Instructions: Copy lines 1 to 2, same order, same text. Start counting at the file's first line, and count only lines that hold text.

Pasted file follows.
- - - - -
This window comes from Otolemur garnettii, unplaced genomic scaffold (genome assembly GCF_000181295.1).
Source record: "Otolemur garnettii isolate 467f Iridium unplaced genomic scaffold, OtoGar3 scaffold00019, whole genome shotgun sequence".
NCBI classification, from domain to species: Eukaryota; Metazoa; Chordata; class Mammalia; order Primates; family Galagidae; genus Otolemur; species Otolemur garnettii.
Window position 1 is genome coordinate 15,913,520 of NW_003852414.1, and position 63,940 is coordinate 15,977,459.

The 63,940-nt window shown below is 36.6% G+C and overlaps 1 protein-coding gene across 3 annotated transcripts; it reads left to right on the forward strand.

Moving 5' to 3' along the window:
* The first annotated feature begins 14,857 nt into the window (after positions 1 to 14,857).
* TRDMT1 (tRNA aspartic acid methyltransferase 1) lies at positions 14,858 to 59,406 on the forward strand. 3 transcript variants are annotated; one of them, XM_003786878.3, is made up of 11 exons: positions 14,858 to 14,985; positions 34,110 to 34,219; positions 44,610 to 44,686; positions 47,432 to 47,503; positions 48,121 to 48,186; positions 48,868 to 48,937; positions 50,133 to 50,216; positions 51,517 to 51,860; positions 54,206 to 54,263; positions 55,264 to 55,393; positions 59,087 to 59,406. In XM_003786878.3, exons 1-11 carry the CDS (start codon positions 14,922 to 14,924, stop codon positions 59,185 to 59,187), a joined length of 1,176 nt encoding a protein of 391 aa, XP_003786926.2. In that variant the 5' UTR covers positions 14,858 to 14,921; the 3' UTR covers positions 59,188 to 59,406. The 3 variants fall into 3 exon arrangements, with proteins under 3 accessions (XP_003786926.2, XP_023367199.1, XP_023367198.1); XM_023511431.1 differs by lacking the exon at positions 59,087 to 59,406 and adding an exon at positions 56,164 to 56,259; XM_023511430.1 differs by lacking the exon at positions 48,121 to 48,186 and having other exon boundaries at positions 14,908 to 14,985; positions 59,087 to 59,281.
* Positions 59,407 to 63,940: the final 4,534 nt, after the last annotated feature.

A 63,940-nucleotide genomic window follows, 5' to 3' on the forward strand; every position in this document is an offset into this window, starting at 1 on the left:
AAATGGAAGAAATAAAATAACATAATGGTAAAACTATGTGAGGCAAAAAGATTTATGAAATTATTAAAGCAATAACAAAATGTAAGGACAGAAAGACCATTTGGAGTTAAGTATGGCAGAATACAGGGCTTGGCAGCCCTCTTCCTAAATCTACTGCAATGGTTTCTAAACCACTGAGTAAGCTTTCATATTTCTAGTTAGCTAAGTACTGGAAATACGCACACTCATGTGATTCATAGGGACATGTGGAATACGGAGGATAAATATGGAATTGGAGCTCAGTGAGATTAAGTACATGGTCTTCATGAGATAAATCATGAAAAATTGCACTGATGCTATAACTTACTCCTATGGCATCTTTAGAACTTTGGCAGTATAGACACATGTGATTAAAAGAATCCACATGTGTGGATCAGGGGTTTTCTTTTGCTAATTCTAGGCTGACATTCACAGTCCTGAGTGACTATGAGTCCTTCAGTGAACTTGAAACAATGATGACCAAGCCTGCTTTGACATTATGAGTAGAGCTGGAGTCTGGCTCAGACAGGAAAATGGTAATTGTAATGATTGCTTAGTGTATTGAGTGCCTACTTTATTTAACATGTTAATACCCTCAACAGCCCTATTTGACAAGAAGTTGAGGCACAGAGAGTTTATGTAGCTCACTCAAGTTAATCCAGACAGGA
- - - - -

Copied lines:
This window comes from Otolemur garnettii, unplaced genomic scaffold (genome assembly GCF_000181295.1).
Source record: "Otolemur garnettii isolate 467f Iridium unplaced genomic scaffold, OtoGar3 scaffold00019, whole genome shotgun sequence".